Dog bites are fairly common injuries, and can unfortunately have serious consequences. In Michigan, there are two ways to bring a lawsuit for dog bite: under the state’s dog bite statute and under a common law negligence theory. If you have been bitten by a dog, an attorney can help you recover compensation for your injuries.
Michigan’s dog bite statute provides for strict liability when:
- A dog bites a person;
- Who was lawfully on the property; and
- Who did not provoke the dog.
Then, the owner of the dog is strictly liable for any damages that the victim suffers as a result of the bite. This is true regardless of whether the dog was known to be vicious.
Owners of dogs can be held liable under Michigan’s statute. An owner means one who owns or harbors a dog. This means that a person who does not legally own a dog, but who has temporary charge of it, may be liable for injuries caused by the dog. For example, if a person is dog sitting, and the dog bites her, she will not be able to recover damages under the statute. Additionally, landlords can be held liable for the bite of a tenant’s dog if they know of the dog’s vicious nature.
Lawfully on the Property
A dog bite victim is lawfully on the property when he or she is either on public property or lawfully on private property. If the attack is on the dog owner’s property, this does not affect liability. A person is not lawfully on property if he or she has lawfully entered the property for the purpose of committing a crime.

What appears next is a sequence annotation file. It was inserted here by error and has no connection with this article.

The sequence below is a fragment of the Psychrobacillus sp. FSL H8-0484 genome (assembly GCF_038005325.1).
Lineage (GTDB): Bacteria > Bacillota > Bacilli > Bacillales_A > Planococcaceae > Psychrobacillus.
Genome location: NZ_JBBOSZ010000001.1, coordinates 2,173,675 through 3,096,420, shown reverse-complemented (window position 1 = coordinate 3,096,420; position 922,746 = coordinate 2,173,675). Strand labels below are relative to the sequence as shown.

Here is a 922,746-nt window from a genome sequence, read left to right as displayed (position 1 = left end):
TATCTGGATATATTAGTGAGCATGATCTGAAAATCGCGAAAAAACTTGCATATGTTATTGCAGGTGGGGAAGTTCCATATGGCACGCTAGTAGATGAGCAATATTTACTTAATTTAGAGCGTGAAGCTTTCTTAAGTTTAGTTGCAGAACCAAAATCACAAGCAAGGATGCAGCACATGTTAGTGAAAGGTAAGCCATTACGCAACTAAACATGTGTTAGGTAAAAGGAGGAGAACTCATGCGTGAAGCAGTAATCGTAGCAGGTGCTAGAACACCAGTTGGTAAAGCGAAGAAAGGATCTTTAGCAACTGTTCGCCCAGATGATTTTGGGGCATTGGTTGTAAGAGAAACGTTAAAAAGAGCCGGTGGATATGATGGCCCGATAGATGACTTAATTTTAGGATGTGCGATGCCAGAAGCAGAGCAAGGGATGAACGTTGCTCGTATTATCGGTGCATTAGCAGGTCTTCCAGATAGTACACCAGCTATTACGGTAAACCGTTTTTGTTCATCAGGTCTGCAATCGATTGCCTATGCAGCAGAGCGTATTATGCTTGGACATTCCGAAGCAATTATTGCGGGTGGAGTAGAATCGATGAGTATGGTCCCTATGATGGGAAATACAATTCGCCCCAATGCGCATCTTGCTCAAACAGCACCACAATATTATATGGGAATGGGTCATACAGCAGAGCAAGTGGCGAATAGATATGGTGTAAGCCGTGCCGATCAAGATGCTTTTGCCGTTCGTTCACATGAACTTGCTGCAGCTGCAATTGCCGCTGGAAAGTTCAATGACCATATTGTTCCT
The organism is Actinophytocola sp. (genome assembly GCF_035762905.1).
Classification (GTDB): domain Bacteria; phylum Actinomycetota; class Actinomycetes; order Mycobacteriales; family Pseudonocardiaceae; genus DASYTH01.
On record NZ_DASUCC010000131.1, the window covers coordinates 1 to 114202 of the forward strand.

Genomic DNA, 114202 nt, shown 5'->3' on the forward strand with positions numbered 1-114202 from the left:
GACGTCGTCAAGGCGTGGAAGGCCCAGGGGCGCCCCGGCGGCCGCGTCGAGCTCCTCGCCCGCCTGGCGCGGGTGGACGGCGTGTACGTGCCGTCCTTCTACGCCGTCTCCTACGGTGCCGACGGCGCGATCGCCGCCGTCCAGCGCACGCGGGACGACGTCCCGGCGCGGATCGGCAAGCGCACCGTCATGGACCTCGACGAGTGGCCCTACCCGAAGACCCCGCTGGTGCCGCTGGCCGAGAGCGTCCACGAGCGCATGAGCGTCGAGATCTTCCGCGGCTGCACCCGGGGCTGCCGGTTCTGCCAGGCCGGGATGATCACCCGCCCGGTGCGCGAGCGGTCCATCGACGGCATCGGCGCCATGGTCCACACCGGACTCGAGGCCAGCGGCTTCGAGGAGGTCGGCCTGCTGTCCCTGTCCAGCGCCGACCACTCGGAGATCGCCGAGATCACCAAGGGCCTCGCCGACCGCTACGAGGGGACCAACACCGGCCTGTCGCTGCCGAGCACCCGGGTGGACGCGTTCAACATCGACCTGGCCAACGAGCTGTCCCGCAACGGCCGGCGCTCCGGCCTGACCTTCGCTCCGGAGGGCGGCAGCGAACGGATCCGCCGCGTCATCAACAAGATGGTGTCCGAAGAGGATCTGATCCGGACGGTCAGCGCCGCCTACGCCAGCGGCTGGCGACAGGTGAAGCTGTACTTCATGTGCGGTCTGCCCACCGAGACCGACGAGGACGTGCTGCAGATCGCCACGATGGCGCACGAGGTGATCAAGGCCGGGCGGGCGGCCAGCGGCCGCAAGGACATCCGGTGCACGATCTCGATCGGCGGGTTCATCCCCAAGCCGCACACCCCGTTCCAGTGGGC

A person is lawfully on private property when he or she is invited in, for example, as a guest or a customer. A victim is also lawfully on private property when he or she is on the property in performance of a duty imposed by the laws or postal regulations. For example, a postal worker is lawfully on private property when delivering the mail.
A person who provokes the dog may not recover under Michigan’s statute. Provocation may be either intentional or accidental. Any action that would cause an average dog to bite is provocation, and bars recover. For example, poking or kicking a dog, taking its food away, or stepping on a its tail, even accidentally, could constitute provocation.
When a dog bites and injures a victim, the owner is responsible for paying monetary compensation for the victim’s harm. This can include compensation for medical bills, lost wages, pain and suffering, disfigurement, and any other injuries.
In Michigan, though there is a dog bite statute, it does not prevent anyone from filing a negligence suit. Under a theory of negligence, a dog owner could be liable if he or she:
- Knows or has reason to know that the dog was dangerous; and
- Was careless in protecting others from injury.
Carelessness may include neglecting to use a leash, not putting a warning sign up, or not monitoring the dog’s behavior.
Unlike the dog bite statute, a negligence suit can be used to recover compensation in situations other than a dog bite. For example, if a dog knocks over and injures a victim, or if another animal bites or otherwise injures a victim, the victim could not recover under the dog bite statute, but could recover with a negligence suit.
Statute of Limitations
A statute of limitations is a deadline for filing a lawsuit. In Michigan, a person bitten by a dog has three years from the date of the bite to file suit. If the victim does not file suit by this deadline, the court will not hear the case.
Dog bite injuries can cause serious harm. Please contact Michigan dog bite attorney John Little today for a free consultation.